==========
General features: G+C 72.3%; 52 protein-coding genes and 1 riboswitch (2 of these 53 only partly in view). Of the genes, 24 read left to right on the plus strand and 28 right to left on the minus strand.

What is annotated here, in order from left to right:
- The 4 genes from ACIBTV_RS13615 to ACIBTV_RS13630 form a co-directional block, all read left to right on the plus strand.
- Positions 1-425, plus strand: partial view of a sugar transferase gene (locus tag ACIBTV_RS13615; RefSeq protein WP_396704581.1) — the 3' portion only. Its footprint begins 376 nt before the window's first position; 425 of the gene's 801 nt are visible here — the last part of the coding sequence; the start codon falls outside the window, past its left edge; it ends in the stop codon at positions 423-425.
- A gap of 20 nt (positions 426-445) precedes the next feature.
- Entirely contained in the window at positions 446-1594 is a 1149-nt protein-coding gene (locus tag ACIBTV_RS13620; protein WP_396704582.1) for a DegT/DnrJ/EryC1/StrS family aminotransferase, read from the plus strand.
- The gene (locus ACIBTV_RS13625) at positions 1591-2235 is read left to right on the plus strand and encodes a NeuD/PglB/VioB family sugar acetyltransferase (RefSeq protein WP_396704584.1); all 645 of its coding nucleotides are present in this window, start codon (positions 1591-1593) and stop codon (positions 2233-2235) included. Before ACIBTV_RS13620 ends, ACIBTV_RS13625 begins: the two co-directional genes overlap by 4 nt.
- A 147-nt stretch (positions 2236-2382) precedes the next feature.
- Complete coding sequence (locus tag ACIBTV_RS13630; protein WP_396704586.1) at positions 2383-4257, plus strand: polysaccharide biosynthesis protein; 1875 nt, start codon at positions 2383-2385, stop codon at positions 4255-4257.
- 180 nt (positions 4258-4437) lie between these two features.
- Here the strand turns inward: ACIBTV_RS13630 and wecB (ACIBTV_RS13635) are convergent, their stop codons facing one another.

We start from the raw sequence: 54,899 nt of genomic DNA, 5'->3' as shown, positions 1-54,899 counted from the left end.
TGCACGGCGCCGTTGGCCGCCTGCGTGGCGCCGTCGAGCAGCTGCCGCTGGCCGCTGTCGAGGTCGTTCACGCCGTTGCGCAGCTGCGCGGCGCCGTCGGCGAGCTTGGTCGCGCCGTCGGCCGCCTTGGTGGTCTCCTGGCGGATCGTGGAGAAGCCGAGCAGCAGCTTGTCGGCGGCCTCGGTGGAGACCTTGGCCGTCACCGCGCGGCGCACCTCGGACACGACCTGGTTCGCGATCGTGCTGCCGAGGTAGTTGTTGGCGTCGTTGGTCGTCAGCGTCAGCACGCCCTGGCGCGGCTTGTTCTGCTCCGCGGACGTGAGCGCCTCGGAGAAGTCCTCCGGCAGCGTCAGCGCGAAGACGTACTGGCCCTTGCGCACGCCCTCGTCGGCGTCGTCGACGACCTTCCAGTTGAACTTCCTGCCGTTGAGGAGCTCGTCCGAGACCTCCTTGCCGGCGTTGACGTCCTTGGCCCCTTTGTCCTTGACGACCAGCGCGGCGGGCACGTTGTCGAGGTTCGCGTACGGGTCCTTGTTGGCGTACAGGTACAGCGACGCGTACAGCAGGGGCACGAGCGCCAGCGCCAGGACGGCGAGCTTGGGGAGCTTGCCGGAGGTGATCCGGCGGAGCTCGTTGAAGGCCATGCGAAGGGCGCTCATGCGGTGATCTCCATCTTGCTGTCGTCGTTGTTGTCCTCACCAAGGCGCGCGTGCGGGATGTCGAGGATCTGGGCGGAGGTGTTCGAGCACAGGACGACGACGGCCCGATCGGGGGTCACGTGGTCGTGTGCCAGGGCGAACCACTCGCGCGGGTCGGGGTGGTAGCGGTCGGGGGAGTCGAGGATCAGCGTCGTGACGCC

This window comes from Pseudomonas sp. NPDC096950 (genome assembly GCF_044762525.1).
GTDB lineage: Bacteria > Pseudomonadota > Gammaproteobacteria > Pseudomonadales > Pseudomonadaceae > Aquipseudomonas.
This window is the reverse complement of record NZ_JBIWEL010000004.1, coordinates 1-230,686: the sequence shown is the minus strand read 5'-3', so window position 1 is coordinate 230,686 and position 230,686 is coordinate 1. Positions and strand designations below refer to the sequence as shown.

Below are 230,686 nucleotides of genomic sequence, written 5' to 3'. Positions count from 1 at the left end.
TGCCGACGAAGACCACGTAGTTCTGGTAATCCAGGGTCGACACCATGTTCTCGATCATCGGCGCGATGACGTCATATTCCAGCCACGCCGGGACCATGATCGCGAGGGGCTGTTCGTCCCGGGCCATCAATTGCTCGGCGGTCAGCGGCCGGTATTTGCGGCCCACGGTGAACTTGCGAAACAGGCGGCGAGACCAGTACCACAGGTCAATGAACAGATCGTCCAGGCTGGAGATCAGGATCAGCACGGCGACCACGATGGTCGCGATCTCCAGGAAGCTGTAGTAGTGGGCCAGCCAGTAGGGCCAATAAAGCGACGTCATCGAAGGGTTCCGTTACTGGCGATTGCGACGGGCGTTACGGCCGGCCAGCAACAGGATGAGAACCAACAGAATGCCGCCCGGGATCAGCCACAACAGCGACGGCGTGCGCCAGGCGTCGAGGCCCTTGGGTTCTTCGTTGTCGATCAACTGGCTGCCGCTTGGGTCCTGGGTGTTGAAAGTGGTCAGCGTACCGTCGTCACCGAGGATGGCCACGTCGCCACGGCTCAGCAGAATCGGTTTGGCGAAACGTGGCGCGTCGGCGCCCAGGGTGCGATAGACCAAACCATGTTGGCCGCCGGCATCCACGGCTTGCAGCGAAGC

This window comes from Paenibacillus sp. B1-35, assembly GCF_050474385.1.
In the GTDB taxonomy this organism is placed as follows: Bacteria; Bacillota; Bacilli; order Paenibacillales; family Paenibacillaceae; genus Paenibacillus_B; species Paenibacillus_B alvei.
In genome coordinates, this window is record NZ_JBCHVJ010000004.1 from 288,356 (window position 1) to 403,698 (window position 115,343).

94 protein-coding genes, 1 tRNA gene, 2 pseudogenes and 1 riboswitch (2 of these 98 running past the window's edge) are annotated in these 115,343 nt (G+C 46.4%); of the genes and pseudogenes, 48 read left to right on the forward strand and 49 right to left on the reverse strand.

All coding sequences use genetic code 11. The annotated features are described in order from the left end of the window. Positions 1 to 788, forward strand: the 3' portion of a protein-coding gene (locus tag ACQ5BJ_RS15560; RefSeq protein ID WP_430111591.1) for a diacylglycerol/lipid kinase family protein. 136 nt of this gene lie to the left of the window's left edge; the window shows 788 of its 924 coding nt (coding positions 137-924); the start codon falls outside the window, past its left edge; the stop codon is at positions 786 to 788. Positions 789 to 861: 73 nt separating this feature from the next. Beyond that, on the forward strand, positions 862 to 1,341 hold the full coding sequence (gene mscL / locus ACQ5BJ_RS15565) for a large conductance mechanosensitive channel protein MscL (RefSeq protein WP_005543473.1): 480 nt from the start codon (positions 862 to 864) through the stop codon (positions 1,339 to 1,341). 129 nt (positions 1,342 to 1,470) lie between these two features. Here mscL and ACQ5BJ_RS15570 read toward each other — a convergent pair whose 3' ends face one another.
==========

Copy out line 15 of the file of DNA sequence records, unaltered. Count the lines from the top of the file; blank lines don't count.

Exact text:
GTDB lineage: Bacteria > Pseudomonadota > Gammaproteobacteria > Pseudomonadales > Pseudomonadaceae > Aquipseudomonas.